Measures are also taken to reduce levels of heavy toxic metals in the body resulting from pollution, drinking water, lead paint and other environmental hazards.

The Focus is on Mom and Dad

Couples are screened for genitourinary infections like herpes, chlamydia and yeast infections-all shown to contribute to infertility, miscarriage and premature birth.

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Care is taken to treat nutrient deficiencies, supplementing specific minerals that may be lacking but which are needed by the bodies of both partners for the reproductive process to begin and for the birth of a healthy baby to follow.

Magnesium is particularly important for muscle tone; deficiency can result in miscarriage. High copper levels coupled with low zinc and manganese can also lead to miscarriage, malformation and premature birth.

Poor sperm count, low motility and deformed sperm can also be a hazard to fetal development. This program focuses on the health of the male as well as female partners making it necessary to supplement deficiencies, cleanse toxic metals, treat infection and modify the male's lifestyle as well.

While all the factors may not be relevant in all couples, the program's success is based on a comprehensive approach to reduce all possible negative influences.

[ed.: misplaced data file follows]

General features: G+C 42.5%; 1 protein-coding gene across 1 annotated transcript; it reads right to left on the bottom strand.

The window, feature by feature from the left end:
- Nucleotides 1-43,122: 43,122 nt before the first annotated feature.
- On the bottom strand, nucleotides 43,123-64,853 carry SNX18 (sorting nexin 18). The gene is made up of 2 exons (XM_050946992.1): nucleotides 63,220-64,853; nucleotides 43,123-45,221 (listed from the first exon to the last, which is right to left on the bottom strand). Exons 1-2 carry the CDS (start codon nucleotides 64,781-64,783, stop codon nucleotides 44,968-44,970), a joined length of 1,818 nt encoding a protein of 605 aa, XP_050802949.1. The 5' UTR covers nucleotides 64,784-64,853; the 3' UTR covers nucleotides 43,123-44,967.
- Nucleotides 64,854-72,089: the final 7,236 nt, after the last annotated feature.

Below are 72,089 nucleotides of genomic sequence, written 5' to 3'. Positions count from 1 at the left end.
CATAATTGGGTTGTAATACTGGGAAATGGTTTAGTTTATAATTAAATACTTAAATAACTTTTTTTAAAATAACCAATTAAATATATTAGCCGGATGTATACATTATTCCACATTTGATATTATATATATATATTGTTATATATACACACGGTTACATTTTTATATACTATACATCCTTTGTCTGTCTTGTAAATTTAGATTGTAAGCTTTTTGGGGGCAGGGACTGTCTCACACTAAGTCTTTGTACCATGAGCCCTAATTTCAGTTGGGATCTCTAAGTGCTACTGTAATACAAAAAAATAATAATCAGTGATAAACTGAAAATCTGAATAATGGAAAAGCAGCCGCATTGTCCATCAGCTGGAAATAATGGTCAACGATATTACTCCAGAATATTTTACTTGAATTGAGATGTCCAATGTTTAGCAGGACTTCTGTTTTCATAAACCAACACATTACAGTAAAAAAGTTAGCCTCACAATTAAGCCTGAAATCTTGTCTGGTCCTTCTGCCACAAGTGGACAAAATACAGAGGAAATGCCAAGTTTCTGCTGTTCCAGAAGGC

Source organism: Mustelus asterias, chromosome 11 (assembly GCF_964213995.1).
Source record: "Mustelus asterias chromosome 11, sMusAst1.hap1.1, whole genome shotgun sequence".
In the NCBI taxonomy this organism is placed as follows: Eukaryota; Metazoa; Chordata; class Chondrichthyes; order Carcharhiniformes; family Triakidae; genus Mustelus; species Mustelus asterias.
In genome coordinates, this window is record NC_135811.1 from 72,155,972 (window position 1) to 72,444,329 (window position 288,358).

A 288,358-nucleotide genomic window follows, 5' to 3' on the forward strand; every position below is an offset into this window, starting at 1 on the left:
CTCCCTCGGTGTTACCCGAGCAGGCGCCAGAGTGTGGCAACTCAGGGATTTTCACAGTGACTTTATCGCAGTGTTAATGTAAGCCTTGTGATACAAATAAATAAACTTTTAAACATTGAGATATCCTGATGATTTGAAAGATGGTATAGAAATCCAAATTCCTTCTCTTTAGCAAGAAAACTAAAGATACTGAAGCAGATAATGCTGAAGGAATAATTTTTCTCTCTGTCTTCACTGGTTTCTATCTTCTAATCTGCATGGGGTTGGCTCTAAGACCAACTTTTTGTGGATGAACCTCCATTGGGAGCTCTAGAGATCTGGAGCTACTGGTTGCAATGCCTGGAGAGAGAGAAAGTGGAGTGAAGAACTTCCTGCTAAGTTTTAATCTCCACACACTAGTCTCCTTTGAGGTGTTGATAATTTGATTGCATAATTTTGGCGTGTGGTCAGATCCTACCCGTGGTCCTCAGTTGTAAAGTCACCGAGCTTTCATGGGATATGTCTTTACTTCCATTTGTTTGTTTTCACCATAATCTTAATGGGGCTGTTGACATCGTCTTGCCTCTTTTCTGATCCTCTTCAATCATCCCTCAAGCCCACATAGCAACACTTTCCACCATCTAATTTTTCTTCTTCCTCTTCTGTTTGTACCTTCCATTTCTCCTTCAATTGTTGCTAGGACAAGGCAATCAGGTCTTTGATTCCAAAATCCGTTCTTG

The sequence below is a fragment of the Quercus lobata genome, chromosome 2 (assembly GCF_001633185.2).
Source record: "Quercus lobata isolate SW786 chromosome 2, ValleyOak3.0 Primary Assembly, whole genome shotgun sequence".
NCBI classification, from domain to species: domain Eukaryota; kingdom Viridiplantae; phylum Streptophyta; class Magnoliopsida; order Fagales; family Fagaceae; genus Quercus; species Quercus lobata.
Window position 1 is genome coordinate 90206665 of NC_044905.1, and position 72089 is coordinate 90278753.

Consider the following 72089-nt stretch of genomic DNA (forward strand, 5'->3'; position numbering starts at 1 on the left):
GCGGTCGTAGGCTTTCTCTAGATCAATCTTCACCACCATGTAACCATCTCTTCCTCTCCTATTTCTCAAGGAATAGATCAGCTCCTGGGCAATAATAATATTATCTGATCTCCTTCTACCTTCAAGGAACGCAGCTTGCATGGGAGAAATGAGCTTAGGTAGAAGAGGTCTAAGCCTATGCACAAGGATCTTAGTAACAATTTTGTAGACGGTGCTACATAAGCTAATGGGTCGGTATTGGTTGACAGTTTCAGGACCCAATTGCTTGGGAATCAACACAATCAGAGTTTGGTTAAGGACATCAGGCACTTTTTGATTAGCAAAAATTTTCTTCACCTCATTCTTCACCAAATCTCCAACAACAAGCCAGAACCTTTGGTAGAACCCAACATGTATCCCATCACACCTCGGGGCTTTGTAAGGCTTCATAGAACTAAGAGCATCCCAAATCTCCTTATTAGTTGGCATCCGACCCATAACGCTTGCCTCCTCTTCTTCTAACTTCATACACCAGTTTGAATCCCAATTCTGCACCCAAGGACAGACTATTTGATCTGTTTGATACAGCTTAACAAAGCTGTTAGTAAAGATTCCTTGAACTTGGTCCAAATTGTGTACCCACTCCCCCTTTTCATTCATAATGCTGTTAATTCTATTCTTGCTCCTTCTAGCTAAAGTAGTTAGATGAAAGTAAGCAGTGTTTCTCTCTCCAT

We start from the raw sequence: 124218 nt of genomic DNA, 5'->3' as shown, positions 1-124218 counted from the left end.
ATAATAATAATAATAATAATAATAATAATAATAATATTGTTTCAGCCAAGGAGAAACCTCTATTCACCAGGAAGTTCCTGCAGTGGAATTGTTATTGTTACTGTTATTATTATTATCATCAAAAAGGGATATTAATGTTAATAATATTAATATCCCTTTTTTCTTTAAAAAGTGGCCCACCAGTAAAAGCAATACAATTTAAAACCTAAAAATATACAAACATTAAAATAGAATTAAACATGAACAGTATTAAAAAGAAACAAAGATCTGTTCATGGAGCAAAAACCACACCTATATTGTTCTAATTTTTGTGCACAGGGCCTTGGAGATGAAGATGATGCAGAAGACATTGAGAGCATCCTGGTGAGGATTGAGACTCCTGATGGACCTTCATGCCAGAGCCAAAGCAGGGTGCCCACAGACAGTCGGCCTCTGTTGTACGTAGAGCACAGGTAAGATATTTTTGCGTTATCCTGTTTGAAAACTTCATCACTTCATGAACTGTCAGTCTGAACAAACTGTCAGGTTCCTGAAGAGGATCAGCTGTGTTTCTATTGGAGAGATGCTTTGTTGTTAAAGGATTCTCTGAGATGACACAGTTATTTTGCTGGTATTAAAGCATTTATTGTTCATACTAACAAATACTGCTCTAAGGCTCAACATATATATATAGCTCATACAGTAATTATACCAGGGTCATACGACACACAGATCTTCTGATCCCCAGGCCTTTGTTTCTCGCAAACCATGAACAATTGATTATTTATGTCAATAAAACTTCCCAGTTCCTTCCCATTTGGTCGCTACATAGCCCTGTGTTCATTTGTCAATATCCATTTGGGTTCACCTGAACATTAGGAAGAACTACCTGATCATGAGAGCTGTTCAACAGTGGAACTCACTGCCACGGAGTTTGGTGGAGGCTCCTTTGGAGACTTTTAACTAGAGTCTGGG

"Depending on the person's lifestyle, this can be a rigorous program," explains Dr. Michael Compain. "Imagine taking some things out of your life that we take for granted like caffeine and processed foods. If men stop drinking caffeine, for example, they can dramatically reduce the risk of miscarriage by as much as 50%. The harder a couple works at the program, the better the results. Our goal is to reduce the total load of toxins as much as one conceivably can for each program participant."

Early Research and Results

The Preconceptual Care program was first heralded in a 1990 research study by England's University of Surrey in which the progress of 367 couples was studied and the remarkable effectiveness of the program was documented. The women ranged in age from 22-45 years and the men from 25-59 years. By the study's end, 89% of the couples had given birth. The average age of the newborns was 38.5 weeks.

An astonishing 327 babies were born to the couples who went through the Preconceptual Care Program. But even more phenomenal-there were no miscarriages, malformations, no births before 36 weeks and no babies with a birth weight below five pounds, three ounces. This data compares to the national averages of 92 miscarriages, 33 low birth weight babies and 11 malformations. Of the 204 infertile couples in the group, a startling 175 (86%) gave birth to healthy babies.

Something for Everyone